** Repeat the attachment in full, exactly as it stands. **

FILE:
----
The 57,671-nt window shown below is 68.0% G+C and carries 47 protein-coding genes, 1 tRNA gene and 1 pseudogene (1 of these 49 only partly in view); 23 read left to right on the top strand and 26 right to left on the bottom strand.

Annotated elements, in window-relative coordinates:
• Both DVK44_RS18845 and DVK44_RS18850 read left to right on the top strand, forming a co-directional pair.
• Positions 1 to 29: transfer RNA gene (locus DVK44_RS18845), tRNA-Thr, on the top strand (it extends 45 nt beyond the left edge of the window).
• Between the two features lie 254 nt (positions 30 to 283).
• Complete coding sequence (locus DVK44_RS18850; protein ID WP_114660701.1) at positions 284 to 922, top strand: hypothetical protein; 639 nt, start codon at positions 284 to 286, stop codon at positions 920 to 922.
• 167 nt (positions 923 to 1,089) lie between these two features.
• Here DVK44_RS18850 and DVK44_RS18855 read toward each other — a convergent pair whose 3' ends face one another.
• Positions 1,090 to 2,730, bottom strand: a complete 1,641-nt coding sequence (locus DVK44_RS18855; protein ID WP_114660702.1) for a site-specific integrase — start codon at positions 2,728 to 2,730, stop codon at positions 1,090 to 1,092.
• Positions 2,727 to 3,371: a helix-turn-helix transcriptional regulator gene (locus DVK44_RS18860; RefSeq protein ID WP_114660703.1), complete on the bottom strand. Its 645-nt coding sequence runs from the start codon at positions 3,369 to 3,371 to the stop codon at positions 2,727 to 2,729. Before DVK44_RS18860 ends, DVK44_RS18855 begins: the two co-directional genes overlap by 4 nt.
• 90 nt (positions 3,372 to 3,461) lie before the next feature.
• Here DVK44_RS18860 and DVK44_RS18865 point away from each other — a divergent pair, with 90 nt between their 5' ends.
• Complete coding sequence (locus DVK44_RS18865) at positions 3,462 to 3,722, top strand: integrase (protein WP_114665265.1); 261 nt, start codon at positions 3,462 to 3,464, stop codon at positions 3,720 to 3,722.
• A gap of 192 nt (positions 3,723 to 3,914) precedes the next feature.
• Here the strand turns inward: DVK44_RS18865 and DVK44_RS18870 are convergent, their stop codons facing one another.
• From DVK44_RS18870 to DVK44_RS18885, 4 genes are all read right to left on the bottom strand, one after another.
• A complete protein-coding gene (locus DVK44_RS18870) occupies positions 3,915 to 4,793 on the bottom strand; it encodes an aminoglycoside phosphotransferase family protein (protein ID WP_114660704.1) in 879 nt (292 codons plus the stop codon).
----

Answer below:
The 57,671-nt window shown below is 68.0% G+C and carries 47 protein-coding genes, 1 tRNA gene and 1 pseudogene (1 of these 49 only partly in view); 23 read left to right on the top strand and 26 right to left on the bottom strand.

Annotated elements, in window-relative coordinates:
• Both DVK44_RS18845 and DVK44_RS18850 read left to right on the top strand, forming a co-directional pair.
• Positions 1 to 29: transfer RNA gene (locus DVK44_RS18845), tRNA-Thr, on the top strand (it extends 45 nt beyond the left edge of the window).
• Between the two features lie 254 nt (positions 30 to 283).
• Complete coding sequence (locus DVK44_RS18850; protein ID WP_114660701.1) at positions 284 to 922, top strand: hypothetical protein; 639 nt, start codon at positions 284 to 286, stop codon at positions 920 to 922.
• 167 nt (positions 923 to 1,089) lie between these two features.
• Here DVK44_RS18850 and DVK44_RS18855 read toward each other — a convergent pair whose 3' ends face one another.
• Positions 1,090 to 2,730, bottom strand: a complete 1,641-nt coding sequence (locus DVK44_RS18855; protein ID WP_114660702.1) for a site-specific integrase — start codon at positions 2,728 to 2,730, stop codon at positions 1,090 to 1,092.
• Positions 2,727 to 3,371: a helix-turn-helix transcriptional regulator gene (locus DVK44_RS18860; RefSeq protein ID WP_114660703.1), complete on the bottom strand. Its 645-nt coding sequence runs from the start codon at positions 3,369 to 3,371 to the stop codon at positions 2,727 to 2,729. Before DVK44_RS18860 ends, DVK44_RS18855 begins: the two co-directional genes overlap by 4 nt.
• 90 nt (positions 3,372 to 3,461) lie before the next feature.
• Here DVK44_RS18860 and DVK44_RS18865 point away from each other — a divergent pair, with 90 nt between their 5' ends.
• Complete coding sequence (locus DVK44_RS18865) at positions 3,462 to 3,722, top strand: integrase (protein WP_114665265.1); 261 nt, start codon at positions 3,462 to 3,464, stop codon at positions 3,720 to 3,722.
• A gap of 192 nt (positions 3,723 to 3,914) precedes the next feature.
• Here the strand turns inward: DVK44_RS18865 and DVK44_RS18870 are convergent, their stop codons facing one another.
• From DVK44_RS18870 to DVK44_RS18885, 4 genes are all read right to left on the bottom strand, one after another.
• A complete protein-coding gene (locus DVK44_RS18870) occupies positions 3,915 to 4,793 on the bottom strand; it encodes an aminoglycoside phosphotransferase family protein (protein ID WP_114660704.1) in 879 nt (292 codons plus the stop codon).